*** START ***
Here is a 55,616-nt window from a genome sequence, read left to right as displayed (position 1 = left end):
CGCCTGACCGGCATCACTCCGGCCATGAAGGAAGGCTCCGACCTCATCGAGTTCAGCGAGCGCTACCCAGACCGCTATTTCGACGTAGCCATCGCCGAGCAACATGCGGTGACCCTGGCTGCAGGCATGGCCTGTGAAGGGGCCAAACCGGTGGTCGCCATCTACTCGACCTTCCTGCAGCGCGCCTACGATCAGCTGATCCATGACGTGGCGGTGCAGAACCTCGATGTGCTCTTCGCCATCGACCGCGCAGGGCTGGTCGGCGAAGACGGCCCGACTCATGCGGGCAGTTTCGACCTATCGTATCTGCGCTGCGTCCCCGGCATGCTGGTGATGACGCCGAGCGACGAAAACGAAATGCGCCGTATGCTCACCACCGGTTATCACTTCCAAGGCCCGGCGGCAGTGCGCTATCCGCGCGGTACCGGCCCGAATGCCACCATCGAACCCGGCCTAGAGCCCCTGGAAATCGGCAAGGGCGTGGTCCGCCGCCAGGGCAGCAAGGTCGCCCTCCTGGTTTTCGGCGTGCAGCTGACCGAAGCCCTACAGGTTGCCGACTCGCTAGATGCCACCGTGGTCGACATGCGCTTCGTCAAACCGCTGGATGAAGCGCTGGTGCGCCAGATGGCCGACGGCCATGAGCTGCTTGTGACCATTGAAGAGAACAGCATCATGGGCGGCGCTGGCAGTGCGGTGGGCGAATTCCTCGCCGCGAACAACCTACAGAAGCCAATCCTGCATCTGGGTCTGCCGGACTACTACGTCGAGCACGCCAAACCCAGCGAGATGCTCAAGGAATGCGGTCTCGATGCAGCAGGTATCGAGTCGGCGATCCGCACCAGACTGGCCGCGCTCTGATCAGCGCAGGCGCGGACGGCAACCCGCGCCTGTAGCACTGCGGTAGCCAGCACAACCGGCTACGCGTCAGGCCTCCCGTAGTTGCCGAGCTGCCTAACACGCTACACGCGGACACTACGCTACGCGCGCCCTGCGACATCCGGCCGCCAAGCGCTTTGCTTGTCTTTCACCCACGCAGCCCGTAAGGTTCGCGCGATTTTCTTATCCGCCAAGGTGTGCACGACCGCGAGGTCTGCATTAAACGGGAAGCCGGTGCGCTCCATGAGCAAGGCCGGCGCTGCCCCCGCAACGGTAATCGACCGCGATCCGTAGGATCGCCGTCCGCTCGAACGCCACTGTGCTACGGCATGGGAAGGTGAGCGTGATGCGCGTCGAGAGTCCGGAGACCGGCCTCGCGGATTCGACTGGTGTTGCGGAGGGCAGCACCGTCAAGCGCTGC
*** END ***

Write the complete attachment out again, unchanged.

Here is a 55,616-nt window from a genome sequence, read left to right as displayed (position 1 = left end):
CGCCTGACCGGCATCACTCCGGCCATGAAGGAAGGCTCCGACCTCATCGAGTTCAGCGAGCGCTACCCAGACCGCTATTTCGACGTAGCCATCGCCGAGCAACATGCGGTGACCCTGGCTGCAGGCATGGCCTGTGAAGGGGCCAAACCGGTGGTCGCCATCTACTCGACCTTCCTGCAGCGCGCCTACGATCAGCTGATCCATGACGTGGCGGTGCAGAACCTCGATGTGCTCTTCGCCATCGACCGCGCAGGGCTGGTCGGCGAAGACGGCCCGACTCATGCGGGCAGTTTCGACCTATCGTATCTGCGCTGCGTCCCCGGCATGCTGGTGATGACGCCGAGCGACGAAAACGAAATGCGCCGTATGCTCACCACCGGTTATCACTTCCAAGGCCCGGCGGCAGTGCGCTATCCGCGCGGTACCGGCCCGAATGCCACCATCGAACCCGGCCTAGAGCCCCTGGAAATCGGCAAGGGCGTGGTCCGCCGCCAGGGCAGCAAGGTCGCCCTCCTGGTTTTCGGCGTGCAGCTGACCGAAGCCCTACAGGTTGCCGACTCGCTAGATGCCACCGTGGTCGACATGCGCTTCGTCAAACCGCTGGATGAAGCGCTGGTGCGCCAGATGGCCGACGGCCATGAGCTGCTTGTGACCATTGAAGAGAACAGCATCATGGGCGGCGCTGGCAGTGCGGTGGGCGAATTCCTCGCCGCGAACAACCTACAGAAGCCAATCCTGCATCTGGGTCTGCCGGACTACTACGTCGAGCACGCCAAACCCAGCGAGATGCTCAAGGAATGCGGTCTCGATGCAGCAGGTATCGAGTCGGCGATCCGCACCAGACTGGCCGCGCTCTGATCAGCGCAGGCGCGGACGGCAACCCGCGCCTGTAGCACTGCGGTAGCCAGCACAACCGGCTACGCGTCAGGCCTCCCGTAGTTGCCGAGCTGCCTAACACGCTACACGCGGACACTACGCTACGCGCGCCCTGCGACATCCGGCCGCCAAGCGCTTTGCTTGTCTTTCACCCACGCAGCCCGTAAGGTTCGCGCGATTTTCTTATCCGCCAAGGTGTGCACGACCGCGAGGTCTGCATTAAACGGGAAGCCGGTGCGCTCCATGAGCAAGGCCGGCGCTGCCCCCGCAACGGTAATCGACCGCGATCCGTAGGATCGCCGTCCGCTCGAACGCCACTGTGCTACGGCATGGGAAGGTGAGCGTGATGCGCGTCGAGAGTCCGGAGACCGGCCTCGCGGATTCGACTGGTGTTGCGGAGGGCAGCACCGTCAAGCGCTGC